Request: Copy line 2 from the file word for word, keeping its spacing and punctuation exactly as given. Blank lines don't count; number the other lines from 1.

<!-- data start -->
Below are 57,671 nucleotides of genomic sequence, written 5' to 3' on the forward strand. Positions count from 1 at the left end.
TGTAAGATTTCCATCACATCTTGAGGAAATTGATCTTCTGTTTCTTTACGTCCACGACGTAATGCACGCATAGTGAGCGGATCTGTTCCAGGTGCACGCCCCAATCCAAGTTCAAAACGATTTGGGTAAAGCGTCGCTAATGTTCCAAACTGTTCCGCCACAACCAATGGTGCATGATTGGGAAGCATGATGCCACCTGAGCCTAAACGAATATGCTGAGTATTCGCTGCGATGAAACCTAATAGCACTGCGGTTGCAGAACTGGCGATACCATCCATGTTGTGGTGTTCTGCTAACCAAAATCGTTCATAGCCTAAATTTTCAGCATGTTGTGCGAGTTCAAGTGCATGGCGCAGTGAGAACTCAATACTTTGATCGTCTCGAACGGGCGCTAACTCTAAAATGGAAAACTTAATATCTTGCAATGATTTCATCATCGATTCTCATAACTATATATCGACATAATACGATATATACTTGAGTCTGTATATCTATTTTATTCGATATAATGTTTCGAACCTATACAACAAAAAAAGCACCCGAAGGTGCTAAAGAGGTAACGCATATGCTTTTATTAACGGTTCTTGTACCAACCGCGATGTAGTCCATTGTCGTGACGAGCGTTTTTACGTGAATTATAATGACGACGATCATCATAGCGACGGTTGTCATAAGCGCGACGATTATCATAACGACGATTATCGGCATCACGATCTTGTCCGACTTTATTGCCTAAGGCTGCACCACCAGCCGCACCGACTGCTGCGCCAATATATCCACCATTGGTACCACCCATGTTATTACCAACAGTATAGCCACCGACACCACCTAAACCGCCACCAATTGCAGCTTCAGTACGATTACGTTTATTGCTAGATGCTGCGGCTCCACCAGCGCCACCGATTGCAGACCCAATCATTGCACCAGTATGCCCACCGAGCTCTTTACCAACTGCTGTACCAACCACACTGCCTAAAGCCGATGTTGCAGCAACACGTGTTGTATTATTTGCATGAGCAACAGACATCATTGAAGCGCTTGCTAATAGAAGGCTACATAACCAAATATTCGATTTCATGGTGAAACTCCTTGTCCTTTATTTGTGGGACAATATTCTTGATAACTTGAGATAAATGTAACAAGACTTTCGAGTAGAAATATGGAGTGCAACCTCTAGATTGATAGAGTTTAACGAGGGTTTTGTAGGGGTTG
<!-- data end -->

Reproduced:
TGTAAGATTTCCATCACATCTTGAGGAAATTGATCTTCTGTTTCTTTACGTCCACGACGTAATGCACGCATAGTGAGCGGATCTGTTCCAGGTGCACGCCCCAATCCAAGTTCAAAACGATTTGGGTAAAGCGTCGCTAATGTTCCAAACTGTTCCGCCACAACCAATGGTGCATGATTGGGAAGCATGATGCCACCTGAGCCTAAACGAATATGCTGAGTATTCGCTGCGATGAAACCTAATAGCACTGCGGTTGCAGAACTGGCGATACCATCCATGTTGTGGTGTTCTGCTAACCAAAATCGTTCATAGCCTAAATTTTCAGCATGTTGTGCGAGTTCAAGTGCATGGCGCAGTGAGAACTCAATACTTTGATCGTCTCGAACGGGCGCTAACTCTAAAATGGAAAACTTAATATCTTGCAATGATTTCATCATCGATTCTCATAACTATATATCGACATAATACGATATATACTTGAGTCTGTATATCTATTTTATTCGATATAATGTTTCGAACCTATACAACAAAAAAAGCACCCGAAGGTGCTAAAGAGGTAACGCATATGCTTTTATTAACGGTTCTTGTACCAACCGCGATGTAGTCCATTGTCGTGACGAGCGTTTTTACGTGAATTATAATGACGACGATCATCATAGCGACGGTTGTCATAAGCGCGACGATTATCATAACGACGATTATCGGCATCACGATCTTGTCCGACTTTATTGCCTAAGGCTGCACCACCAGCCGCACCGACTGCTGCGCCAATATATCCACCATTGGTACCACCCATGTTATTACCAACAGTATAGCCACCGACACCACCTAAACCGCCACCAATTGCAGCTTCAGTACGATTACGTTTATTGCTAGATGCTGCGGCTCCACCAGCGCCACCGATTGCAGACCCAATCATTGCACCAGTATGCCCACCGAGCTCTTTACCAACTGCTGTACCAACCACACTGCCTAAAGCCGATGTTGCAGCAACACGTGTTGTATTATTTGCATGAGCAACAGACATCATTGAAGCGCTTGCTAATAGAAGGCTACATAACCAAATATTCGATTTCATGGTGAAACTCCTTGTCCTTTATTTGTGGGACAATATTCTTGATAACTTGAGATAAATGTAACAAGACTTTCGAGTAGAAATATGGAGTGCAACCTCTAGATTGATAGAGTTTAACGAGGGTTTTGTAGGGGTTG